7. EVALUATION: How will you evaluate the impacts of your project on your audience, participants, and partners?
    What kinds of feedback will you collect and how will you use it?
    What outcomes do you anticipate within the community and in your organization as a result of the project?
    Character limit: 3,000 characters.
What does a successful project look like?
  • It reflects the interests or needs of the community.
  • It builds or strengthens connections between communities and their organizations.
  • It brings people together to explore and share ideas and to reflect on what we hold in common, as well as where we differ.
  • It fosters observation, inquiry, analysis, and reflection.
  • It has its feet firmly planted in the humanities and engages the skills of experts and community members in ways that promote insight and meaning, and it respects local knowledge and ways of knowing.
  • It promotes Wisconsinites’ understanding of the character and conditions – past, present, and future – of our lifestyles and landscapes.
  • It helps institutions do what they do better.

Visit our Grants Awarded page to view our recent grant recipients.

Does your project explore topics of race and ethnicity in Wisconsin?

Recent events have raised a national call for a more consequential public discussion of the persistent racial and cultural issues that divide our communities. As part of that conversation, Wisconsin Humanities has a special interest in funding projects that engage in or foster meaningful community conversations about race and ethnicity.

Projects may articulate our shared and conflicting values and beliefs about race and ethnicity, use stories to help us connect or deepen our understanding, or draw on the history that shapes racial and ethnic identities and the life experiences of United States residents.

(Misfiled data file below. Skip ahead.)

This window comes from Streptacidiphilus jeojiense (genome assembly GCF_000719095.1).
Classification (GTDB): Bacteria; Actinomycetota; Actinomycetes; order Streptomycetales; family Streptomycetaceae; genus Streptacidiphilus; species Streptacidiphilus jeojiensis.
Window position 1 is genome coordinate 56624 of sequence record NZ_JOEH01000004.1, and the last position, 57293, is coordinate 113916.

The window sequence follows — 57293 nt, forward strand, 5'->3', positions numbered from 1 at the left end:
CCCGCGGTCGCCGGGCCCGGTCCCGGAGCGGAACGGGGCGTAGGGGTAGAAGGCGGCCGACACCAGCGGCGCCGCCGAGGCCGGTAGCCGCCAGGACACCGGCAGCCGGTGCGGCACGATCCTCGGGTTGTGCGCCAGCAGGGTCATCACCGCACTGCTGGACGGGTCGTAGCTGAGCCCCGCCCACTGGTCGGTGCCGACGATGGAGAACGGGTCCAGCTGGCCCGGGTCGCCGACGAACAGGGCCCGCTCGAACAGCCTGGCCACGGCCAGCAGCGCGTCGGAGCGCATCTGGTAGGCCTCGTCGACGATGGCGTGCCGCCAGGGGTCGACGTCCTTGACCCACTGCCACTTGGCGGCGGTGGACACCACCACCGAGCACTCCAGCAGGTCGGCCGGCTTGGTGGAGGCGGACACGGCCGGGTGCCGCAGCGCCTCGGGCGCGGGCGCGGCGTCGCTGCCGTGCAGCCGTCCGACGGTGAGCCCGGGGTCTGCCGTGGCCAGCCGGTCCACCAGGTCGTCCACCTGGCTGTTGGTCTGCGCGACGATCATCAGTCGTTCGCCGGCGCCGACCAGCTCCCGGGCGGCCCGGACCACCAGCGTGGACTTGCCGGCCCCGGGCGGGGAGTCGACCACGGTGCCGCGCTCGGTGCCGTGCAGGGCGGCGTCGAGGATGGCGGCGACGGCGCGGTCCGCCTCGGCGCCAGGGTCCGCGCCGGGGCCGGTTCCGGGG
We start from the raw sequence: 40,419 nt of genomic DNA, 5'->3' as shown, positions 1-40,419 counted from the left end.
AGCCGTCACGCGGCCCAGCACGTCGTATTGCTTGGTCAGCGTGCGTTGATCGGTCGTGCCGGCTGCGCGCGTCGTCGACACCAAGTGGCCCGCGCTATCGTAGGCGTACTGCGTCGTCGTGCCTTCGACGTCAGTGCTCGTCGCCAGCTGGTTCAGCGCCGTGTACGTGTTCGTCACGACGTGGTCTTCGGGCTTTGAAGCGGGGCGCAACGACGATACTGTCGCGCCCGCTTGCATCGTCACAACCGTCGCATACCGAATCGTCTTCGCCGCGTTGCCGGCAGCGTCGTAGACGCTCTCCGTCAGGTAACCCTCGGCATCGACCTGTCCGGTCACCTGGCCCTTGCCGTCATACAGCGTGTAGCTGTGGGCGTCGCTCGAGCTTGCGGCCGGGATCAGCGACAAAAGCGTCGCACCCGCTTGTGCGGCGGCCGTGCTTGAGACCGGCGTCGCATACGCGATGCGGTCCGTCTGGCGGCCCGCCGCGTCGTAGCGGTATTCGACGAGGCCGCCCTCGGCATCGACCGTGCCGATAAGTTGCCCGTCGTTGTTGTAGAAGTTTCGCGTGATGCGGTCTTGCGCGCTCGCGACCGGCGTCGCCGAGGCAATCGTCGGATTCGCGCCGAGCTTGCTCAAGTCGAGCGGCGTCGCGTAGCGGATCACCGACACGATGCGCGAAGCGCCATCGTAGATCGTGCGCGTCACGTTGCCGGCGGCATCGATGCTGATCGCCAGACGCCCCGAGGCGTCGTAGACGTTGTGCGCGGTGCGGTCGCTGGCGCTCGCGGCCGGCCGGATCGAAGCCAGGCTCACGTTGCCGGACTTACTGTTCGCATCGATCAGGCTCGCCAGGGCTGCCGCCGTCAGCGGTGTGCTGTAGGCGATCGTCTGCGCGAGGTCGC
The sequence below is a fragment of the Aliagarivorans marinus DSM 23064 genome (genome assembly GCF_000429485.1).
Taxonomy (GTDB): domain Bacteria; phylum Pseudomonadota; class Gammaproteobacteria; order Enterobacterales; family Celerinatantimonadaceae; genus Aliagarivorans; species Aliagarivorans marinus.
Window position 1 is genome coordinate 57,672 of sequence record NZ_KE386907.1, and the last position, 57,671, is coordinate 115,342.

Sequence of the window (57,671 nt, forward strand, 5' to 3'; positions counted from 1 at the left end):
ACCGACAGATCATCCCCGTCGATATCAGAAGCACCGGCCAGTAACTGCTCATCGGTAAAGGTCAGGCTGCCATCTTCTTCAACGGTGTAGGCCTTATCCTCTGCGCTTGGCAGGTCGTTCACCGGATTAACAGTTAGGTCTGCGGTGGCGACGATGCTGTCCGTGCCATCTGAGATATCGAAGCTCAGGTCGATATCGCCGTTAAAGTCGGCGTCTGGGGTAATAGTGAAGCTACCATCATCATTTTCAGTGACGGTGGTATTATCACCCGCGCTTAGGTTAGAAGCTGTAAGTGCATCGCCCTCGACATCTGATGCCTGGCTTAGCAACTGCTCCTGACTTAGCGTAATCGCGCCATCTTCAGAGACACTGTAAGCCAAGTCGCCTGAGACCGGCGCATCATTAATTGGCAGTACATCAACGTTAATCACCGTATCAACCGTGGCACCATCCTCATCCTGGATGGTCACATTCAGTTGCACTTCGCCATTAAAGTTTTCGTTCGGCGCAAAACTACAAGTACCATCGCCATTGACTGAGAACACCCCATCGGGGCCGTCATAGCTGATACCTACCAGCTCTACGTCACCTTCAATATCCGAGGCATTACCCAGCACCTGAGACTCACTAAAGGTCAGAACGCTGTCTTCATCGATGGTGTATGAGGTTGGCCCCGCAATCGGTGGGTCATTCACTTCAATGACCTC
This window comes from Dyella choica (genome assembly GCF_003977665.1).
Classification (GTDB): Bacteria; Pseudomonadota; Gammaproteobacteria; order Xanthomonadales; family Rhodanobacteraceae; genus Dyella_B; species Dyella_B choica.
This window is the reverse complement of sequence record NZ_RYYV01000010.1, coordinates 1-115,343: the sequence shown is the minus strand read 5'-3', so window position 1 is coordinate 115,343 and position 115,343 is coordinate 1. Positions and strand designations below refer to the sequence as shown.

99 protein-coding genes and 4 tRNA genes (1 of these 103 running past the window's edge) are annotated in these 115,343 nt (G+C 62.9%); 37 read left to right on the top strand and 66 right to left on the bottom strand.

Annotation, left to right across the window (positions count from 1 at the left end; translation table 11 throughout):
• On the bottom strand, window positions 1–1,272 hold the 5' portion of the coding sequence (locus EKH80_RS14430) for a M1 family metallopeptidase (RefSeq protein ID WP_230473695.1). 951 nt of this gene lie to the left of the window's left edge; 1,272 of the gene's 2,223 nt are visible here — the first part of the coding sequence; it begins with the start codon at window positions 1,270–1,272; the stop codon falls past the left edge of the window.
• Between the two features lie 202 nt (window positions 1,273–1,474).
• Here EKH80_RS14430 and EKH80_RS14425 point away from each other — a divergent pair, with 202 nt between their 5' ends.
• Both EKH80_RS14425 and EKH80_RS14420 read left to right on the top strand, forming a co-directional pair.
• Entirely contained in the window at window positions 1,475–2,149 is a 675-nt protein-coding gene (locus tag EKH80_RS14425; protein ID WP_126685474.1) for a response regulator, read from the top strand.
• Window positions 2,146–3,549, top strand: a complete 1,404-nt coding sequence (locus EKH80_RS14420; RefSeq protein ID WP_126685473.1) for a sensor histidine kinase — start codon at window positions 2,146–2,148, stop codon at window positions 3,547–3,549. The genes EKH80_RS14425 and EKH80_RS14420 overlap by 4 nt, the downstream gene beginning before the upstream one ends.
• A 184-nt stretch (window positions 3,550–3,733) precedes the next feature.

Projects should use humanities expertise to support community dialogue that does not advocate for political positions but may speak directly to current concerns, such as police-community relations. Thanks to the generous support of the Mary H. Rice Foundation, we encourage applications for projects focused on race and ethnicity that serve residents of Northern Wisconsin.

Are you developing audio, visual, or digital projects?

Wisconsin Humanities funds digital humanities projects such as short videos, full-length film documentaries, websites, video games, podcasts, and other audio projects. Digital projects may also be part of a larger project such as an exhibit, or the cumulative effort of a larger humanities-based program. A digital humanities project should not be strictly archival. Instead, it must engage the public and be publicly accessible.

Detailed instructions are included in the Grant Application Instructions. Please read them before applying. We also offer tips and best practices here.

If the project you seek funds for is primarily to develop a website, digital game, film, or podcast you should answer the digital humanities question on the application to address the following:

  1. Provide a preview of the subject matter you will be sharing with participants. Help us understand the ideas your project explores.